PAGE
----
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Poland's role in the fall of the Wall

Friedel Taube, Warsaw / tkwNovember 7, 2014

While Berlin gears up to celebrate the 25th anniversary of the fall of the Wall, Poland has mixed feelings. Rafał Rogulski tells DW why.

Rafal Rogulski
Image: ENRS

DW: In June this year, Poland marked the 25th anniversary of first free elections. How does Poland perceive the fall of the Wall celebrations?

Rafał Rogulski: The feelings are mixed. On the one hand, there is a sense of regret that the attention given to the fall of the Wall detracts from events in Poland, such as the Roundtable or the first free elections in 1989. But on the other hand, we also experienced the fall of the Wall as a major event. I was 19 at the time and I remember the day well. It was immediately clear for me that it was the end of communism. Perhaps we were less surprised by it all, because we already realized change was inevitable.

Did Poland's opposition Solidarity movement fan the flames of the East German civil rights movement?

Undoubtedly. Many members of the East German opposition still say that Solidarity was a kind of university for them, because it showed them how things could be done. The East German leadership was so afraid of these changes that the advent of Solidarity led it to close its borders with Poland. The 1989 free elections encouraged East Germans to take to the streets.

Is Poland's role in German reunification under appreciated?

It depends who you're talking to. When I'm at events in Germany, Poland's role is always singled out. On the 20th anniversary of the fall of the Wall, there was a major installation in Berlin in which dominos were toppled to symbolize the collapse. Solidarity chairman Lech Walesa was invited to knock over the first one. But on the whole, Poland's role is under appreciated. There is a lot of diplomatic work to be done to put things in their real context.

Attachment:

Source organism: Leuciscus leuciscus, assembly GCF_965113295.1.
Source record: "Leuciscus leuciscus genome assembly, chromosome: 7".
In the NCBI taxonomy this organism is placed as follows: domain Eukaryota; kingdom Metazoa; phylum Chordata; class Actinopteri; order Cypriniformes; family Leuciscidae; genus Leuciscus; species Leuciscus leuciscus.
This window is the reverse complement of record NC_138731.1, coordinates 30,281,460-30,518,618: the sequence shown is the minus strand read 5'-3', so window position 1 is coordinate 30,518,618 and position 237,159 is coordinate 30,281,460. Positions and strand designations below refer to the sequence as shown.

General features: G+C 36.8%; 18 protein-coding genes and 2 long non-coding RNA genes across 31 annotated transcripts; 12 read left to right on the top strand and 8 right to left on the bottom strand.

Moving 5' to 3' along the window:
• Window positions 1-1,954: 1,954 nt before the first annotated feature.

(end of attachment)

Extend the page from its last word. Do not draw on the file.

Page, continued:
Bildergalerie Lech Walesa
Lech Walesa, leader of the Solidarity movement in Poland, was a key voice of dissent against the communist regimeImage: Getty Images/Keystone

The European Network Remembrance and Solidarity was in part formed to provide a historic context and to address difficult problems as a means of helping to shape the future.

Your network has mounted an exhibition called "Roads to 1989". What was your intention?

We wanted to show different paths to freedom. It starts back in 1939 because for many countries in East-Central Europe, the Hitler-Stalin pact spelled the end of freedom for many decades. The exhibition gradually leads visitors to 1989 and shows how change came about in different countries. A lot of young people in particular, are not aware of that. The exhibition will go to various cities, but is also online.

Twenty-five years ago, the East Germans learned from Poland. What can Germany learn from Poland today?

I am not arrogant enough to think Germany has to learn from Poland (laughs). I think we can enrich each other with our own experiences. If you start to think one country has to learn from another, it is easy to lose respect, and that is exactly what we want to avoid.

Rafał Rogulski is a Polish citizen and Chairman of the Warsaw-based European Network Remembrance and Solidarity, an initiative set up by the German, Polish, Hungarian and Slovakian governments. The Exhibition "Roads to 1989" opened in Berlin on November 4th.